The simplest way would be to substitute some values for and show that you get both positive and negative values for . This means that must have changed sign somewhere, and thus must have crossed the axis somewhere.
The question:
Show that the polynomial p, where has at least one real root.
I'm not sure what to do. Solving for 0 is difficult with a cubic, so I don't think this is the approach my text is looking for. This question is within some maxima-minima problems, so I'm thinking I need to use that train of thought. As far as I can tell, the derivative of p has no real roots, so I'm still stuck.
Any suggestions? Thanks.
You can find local maxima and minima by equating the derivative to zero.
The derivative being zero has complex solutions as
hence there are no local maxima or minima.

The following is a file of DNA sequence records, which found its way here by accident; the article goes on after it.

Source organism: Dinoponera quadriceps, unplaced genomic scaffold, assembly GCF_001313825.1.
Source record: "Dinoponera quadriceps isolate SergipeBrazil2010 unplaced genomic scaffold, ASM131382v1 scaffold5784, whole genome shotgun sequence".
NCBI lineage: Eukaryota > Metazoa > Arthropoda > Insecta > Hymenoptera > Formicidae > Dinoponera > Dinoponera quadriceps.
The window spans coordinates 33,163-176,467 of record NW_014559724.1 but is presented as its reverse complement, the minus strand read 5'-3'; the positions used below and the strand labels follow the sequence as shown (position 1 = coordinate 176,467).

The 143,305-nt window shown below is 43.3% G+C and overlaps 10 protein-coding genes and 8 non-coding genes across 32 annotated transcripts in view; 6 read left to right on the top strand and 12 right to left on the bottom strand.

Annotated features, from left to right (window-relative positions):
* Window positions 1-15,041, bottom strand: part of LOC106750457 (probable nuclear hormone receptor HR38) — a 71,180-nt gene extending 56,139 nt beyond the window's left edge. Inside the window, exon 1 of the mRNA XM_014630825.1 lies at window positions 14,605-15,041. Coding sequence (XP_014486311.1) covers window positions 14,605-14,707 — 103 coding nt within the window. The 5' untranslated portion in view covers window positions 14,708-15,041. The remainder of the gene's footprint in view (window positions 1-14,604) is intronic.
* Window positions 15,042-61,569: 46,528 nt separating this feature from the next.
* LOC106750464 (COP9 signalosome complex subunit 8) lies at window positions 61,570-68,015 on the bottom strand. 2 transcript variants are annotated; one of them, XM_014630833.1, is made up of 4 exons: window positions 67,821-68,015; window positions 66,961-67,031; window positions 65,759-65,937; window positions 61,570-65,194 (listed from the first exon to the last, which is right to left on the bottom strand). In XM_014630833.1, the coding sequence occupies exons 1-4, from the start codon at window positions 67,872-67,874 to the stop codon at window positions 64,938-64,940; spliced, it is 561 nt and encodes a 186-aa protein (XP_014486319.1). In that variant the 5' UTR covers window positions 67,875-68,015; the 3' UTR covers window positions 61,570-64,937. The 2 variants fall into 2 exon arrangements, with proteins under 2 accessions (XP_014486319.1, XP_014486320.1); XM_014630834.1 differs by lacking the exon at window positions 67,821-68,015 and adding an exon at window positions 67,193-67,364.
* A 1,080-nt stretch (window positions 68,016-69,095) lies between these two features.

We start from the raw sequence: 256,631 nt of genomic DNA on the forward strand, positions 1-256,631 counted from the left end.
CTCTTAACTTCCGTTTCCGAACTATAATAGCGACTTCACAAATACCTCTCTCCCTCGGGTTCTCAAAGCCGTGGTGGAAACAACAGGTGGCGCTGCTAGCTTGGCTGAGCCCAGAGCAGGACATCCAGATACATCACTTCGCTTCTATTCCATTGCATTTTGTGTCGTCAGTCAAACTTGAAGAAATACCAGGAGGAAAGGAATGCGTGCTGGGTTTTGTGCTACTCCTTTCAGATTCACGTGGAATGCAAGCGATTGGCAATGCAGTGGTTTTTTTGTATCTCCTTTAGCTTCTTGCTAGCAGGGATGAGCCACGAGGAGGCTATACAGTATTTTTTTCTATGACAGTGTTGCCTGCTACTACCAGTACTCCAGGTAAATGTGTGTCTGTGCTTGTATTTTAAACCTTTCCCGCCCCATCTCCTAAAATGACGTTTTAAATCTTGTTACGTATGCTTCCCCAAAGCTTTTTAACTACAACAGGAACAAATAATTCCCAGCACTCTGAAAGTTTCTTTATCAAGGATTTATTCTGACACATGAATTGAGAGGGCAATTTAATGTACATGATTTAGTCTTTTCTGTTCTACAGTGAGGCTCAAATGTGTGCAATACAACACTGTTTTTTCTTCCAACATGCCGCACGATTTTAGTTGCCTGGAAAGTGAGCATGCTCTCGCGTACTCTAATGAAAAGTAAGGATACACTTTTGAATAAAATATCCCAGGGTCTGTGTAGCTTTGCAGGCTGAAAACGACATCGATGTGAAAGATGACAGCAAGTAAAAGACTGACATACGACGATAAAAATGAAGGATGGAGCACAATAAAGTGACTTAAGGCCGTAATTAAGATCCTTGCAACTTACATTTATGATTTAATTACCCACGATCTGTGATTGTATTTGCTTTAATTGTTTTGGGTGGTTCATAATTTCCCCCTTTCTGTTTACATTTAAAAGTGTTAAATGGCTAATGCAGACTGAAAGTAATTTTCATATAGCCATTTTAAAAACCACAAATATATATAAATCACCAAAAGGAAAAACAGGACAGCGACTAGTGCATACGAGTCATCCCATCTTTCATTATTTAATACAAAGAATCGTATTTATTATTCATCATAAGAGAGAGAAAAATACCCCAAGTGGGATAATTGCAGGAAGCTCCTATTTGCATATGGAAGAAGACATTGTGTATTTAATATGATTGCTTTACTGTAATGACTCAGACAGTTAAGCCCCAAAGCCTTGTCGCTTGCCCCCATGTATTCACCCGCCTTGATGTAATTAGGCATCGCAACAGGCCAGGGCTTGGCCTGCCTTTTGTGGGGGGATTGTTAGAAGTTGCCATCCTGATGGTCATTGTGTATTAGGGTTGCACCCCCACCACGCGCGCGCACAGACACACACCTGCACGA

Also notice that the derivative is always positive, so the graph is constantly increasing.
To see this, we can examine for which x gives the least value for the derivative
This is zero, giving least value for the derivative, when
The slope of the tangent never goes below 0.5 (the graph is always increasing).
From here, you can again consider Prove It's statements, as
so the graph crosses the x-axis only once to the left of that.
This helps show that the polynomial has only one real root,
in keeping with your title.
In the body of your question, you mention at least one real root.